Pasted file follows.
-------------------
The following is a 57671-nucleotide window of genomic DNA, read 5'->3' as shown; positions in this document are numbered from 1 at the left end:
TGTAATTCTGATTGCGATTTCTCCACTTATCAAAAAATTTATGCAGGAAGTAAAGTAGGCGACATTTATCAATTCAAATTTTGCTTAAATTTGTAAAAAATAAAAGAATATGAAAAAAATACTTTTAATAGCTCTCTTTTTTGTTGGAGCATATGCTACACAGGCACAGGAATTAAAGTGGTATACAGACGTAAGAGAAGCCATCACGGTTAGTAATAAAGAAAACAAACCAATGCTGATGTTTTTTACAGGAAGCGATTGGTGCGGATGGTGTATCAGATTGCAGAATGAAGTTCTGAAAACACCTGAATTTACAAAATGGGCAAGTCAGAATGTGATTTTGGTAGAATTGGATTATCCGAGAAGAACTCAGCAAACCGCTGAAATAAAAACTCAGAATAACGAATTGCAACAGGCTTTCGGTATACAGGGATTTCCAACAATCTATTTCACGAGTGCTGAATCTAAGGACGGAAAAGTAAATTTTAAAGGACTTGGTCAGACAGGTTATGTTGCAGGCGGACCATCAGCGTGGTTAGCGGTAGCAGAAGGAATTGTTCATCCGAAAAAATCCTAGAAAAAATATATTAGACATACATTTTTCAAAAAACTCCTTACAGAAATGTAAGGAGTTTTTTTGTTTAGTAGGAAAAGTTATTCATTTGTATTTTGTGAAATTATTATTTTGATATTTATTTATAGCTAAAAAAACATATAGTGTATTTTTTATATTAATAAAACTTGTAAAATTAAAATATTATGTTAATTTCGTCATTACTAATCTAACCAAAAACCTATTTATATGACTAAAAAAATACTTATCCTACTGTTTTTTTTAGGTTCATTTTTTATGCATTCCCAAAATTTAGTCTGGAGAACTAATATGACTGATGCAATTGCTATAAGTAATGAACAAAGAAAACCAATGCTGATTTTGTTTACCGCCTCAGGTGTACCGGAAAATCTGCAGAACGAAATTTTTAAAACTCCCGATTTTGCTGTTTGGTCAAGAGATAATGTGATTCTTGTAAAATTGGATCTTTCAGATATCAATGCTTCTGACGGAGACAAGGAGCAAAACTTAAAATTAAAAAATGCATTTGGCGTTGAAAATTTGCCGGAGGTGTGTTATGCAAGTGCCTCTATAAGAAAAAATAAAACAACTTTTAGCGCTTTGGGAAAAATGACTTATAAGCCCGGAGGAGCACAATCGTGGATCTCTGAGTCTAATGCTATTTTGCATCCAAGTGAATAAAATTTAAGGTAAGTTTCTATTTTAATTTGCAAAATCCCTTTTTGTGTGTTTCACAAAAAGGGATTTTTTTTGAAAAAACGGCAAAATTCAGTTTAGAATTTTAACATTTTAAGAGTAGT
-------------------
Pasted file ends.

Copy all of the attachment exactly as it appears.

The following is a 57671-nucleotide window of genomic DNA, read 5'->3' as shown; positions in this document are numbered from 1 at the left end:
TGTAATTCTGATTGCGATTTCTCCACTTATCAAAAAATTTATGCAGGAAGTAAAGTAGGCGACATTTATCAATTCAAATTTTGCTTAAATTTGTAAAAAATAAAAGAATATGAAAAAAATACTTTTAATAGCTCTCTTTTTTGTTGGAGCATATGCTACACAGGCACAGGAATTAAAGTGGTATACAGACGTAAGAGAAGCCATCACGGTTAGTAATAAAGAAAACAAACCAATGCTGATGTTTTTTACAGGAAGCGATTGGTGCGGATGGTGTATCAGATTGCAGAATGAAGTTCTGAAAACACCTGAATTTACAAAATGGGCAAGTCAGAATGTGATTTTGGTAGAATTGGATTATCCGAGAAGAACTCAGCAAACCGCTGAAATAAAAACTCAGAATAACGAATTGCAACAGGCTTTCGGTATACAGGGATTTCCAACAATCTATTTCACGAGTGCTGAATCTAAGGACGGAAAAGTAAATTTTAAAGGACTTGGTCAGACAGGTTATGTTGCAGGCGGACCATCAGCGTGGTTAGCGGTAGCAGAAGGAATTGTTCATCCGAAAAAATCCTAGAAAAAATATATTAGACATACATTTTTCAAAAAACTCCTTACAGAAATGTAAGGAGTTTTTTTGTTTAGTAGGAAAAGTTATTCATTTGTATTTTGTGAAATTATTATTTTGATATTTATTTATAGCTAAAAAAACATATAGTGTATTTTTTATATTAATAAAACTTGTAAAATTAAAATATTATGTTAATTTCGTCATTACTAATCTAACCAAAAACCTATTTATATGACTAAAAAAATACTTATCCTACTGTTTTTTTTAGGTTCATTTTTTATGCATTCCCAAAATTTAGTCTGGAGAACTAATATGACTGATGCAATTGCTATAAGTAATGAACAAAGAAAACCAATGCTGATTTTGTTTACCGCCTCAGGTGTACCGGAAAATCTGCAGAACGAAATTTTTAAAACTCCCGATTTTGCTGTTTGGTCAAGAGATAATGTGATTCTTGTAAAATTGGATCTTTCAGATATCAATGCTTCTGACGGAGACAAGGAGCAAAACTTAAAATTAAAAAATGCATTTGGCGTTGAAAATTTGCCGGAGGTGTGTTATGCAAGTGCCTCTATAAGAAAAAATAAAACAACTTTTAGCGCTTTGGGAAAAATGACTTATAAGCCCGGAGGAGCACAATCGTGGATCTCTGAGTCTAATGCTATTTTGCATCCAAGTGAATAAAATTTAAGGTAAGTTTCTATTTTAATTTGCAAAATCCCTTTTTGTGTGTTTCACAAAAAGGGATTTTTTTTGAAAAAACGGCAAAATTCAGTTTAGAATTTTAACATTTTAAGAGTAGT